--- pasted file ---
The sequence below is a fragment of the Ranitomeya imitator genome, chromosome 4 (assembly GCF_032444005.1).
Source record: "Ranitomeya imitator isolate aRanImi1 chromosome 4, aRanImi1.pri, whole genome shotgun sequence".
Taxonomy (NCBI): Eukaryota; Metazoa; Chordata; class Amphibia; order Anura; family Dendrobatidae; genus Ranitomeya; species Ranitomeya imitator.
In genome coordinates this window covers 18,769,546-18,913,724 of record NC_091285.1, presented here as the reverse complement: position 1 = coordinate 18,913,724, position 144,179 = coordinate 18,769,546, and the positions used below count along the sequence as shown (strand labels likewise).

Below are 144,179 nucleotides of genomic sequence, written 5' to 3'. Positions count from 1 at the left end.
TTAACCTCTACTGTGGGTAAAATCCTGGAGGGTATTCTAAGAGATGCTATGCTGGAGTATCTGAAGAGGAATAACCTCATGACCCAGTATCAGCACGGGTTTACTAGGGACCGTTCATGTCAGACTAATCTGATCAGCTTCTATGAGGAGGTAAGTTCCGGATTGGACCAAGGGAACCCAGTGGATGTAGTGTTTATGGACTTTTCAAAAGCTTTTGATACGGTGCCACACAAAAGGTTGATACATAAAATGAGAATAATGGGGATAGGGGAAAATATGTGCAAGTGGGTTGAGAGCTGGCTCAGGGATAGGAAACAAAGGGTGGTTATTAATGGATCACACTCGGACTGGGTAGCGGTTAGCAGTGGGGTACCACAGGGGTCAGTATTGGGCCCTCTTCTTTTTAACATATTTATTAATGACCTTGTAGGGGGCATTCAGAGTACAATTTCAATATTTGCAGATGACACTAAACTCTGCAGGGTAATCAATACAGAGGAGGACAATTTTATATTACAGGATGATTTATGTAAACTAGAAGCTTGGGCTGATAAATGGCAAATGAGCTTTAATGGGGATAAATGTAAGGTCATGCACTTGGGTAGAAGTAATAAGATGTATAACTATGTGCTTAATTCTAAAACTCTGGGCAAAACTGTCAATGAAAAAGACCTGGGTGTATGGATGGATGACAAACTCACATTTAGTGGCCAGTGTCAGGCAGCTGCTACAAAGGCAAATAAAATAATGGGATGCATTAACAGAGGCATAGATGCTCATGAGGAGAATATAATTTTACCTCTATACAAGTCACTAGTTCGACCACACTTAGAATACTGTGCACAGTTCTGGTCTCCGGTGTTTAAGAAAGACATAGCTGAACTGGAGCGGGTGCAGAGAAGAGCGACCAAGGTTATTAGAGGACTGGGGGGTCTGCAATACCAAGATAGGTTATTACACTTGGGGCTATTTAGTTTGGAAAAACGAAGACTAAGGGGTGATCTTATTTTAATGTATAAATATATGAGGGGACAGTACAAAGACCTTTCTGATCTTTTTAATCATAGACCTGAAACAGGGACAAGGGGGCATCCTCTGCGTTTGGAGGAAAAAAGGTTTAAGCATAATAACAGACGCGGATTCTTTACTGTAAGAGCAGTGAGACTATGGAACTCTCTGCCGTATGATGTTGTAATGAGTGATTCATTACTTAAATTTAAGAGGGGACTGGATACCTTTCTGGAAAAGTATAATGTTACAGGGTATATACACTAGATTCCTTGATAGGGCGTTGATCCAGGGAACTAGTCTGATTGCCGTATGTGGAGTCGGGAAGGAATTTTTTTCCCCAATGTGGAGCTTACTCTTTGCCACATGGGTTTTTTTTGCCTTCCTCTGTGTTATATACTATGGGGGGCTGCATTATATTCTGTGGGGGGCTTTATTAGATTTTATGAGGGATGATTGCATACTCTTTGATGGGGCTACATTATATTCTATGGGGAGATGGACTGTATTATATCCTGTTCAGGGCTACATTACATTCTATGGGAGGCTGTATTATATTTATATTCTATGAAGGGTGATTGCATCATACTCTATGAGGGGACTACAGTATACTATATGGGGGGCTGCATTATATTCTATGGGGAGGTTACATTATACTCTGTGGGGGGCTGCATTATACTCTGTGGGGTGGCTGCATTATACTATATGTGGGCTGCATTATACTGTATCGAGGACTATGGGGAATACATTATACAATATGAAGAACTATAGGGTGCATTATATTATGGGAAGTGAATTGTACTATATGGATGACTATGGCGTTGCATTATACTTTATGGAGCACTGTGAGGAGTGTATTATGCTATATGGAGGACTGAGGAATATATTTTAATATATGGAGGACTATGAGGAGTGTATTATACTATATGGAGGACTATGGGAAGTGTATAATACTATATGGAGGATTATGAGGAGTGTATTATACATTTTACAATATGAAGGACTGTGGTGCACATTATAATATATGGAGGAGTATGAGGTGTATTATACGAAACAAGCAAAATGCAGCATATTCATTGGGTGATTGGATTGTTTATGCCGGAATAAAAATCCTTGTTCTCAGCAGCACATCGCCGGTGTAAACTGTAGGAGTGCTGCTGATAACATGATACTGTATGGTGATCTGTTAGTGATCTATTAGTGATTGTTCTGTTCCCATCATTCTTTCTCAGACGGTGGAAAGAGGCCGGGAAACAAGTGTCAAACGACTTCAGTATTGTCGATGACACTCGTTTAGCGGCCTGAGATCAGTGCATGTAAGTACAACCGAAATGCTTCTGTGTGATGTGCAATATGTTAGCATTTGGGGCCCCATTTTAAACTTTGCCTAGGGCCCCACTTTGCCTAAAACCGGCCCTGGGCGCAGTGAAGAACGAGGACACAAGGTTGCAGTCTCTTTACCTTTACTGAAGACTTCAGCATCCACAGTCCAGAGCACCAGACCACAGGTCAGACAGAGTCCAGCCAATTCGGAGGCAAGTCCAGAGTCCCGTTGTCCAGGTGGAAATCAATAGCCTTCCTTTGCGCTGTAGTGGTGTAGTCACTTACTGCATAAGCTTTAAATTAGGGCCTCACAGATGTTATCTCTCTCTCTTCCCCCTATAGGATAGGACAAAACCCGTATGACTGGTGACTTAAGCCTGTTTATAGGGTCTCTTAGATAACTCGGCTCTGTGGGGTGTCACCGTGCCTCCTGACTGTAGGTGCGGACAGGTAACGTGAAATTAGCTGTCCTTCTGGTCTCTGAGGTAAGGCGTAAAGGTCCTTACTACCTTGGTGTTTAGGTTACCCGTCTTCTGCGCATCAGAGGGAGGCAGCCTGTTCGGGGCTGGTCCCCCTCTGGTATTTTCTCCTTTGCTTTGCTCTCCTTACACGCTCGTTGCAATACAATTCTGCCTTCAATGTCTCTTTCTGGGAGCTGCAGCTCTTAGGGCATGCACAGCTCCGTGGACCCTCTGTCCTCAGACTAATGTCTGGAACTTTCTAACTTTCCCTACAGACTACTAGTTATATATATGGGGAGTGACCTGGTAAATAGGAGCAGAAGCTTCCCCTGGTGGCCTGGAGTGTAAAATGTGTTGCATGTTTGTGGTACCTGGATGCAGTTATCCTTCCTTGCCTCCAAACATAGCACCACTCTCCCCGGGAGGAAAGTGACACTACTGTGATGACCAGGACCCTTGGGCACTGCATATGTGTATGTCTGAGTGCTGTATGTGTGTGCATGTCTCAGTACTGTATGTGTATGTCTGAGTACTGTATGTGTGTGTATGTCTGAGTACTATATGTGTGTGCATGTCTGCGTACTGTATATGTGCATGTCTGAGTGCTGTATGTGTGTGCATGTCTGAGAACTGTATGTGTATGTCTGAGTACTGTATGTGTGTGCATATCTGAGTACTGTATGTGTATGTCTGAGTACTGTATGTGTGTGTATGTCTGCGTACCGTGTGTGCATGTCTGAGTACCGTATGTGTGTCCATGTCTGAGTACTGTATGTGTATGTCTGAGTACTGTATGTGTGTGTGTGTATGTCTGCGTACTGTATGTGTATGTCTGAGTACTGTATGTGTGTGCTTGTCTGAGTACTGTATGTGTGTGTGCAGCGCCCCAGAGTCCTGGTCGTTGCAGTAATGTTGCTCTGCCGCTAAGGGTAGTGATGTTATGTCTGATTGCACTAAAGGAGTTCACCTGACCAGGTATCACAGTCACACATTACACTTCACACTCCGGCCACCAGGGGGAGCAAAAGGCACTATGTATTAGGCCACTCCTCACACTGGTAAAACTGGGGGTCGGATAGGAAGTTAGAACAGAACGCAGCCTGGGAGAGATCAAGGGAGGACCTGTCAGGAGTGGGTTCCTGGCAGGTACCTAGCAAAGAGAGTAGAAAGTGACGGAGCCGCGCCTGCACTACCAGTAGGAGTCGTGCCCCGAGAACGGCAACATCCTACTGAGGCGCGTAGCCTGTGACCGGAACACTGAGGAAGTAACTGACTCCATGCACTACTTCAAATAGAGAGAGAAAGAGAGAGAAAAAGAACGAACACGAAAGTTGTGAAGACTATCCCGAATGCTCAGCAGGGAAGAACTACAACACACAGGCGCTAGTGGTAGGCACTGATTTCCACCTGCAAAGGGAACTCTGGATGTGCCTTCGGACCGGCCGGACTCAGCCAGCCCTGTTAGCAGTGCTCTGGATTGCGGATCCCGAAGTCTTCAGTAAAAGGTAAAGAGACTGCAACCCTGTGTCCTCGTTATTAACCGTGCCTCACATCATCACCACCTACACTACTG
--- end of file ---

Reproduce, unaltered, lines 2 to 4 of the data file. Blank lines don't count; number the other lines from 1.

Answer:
Source record: "Ranitomeya imitator isolate aRanImi1 chromosome 4, aRanImi1.pri, whole genome shotgun sequence".
Taxonomy (NCBI): Eukaryota; Metazoa; Chordata; class Amphibia; order Anura; family Dendrobatidae; genus Ranitomeya; species Ranitomeya imitator.
In genome coordinates this window covers 18,769,546-18,913,724 of record NC_091285.1, presented here as the reverse complement: position 1 = coordinate 18,913,724, position 144,179 = coordinate 18,769,546, and the positions used below count along the sequence as shown (strand labels likewise).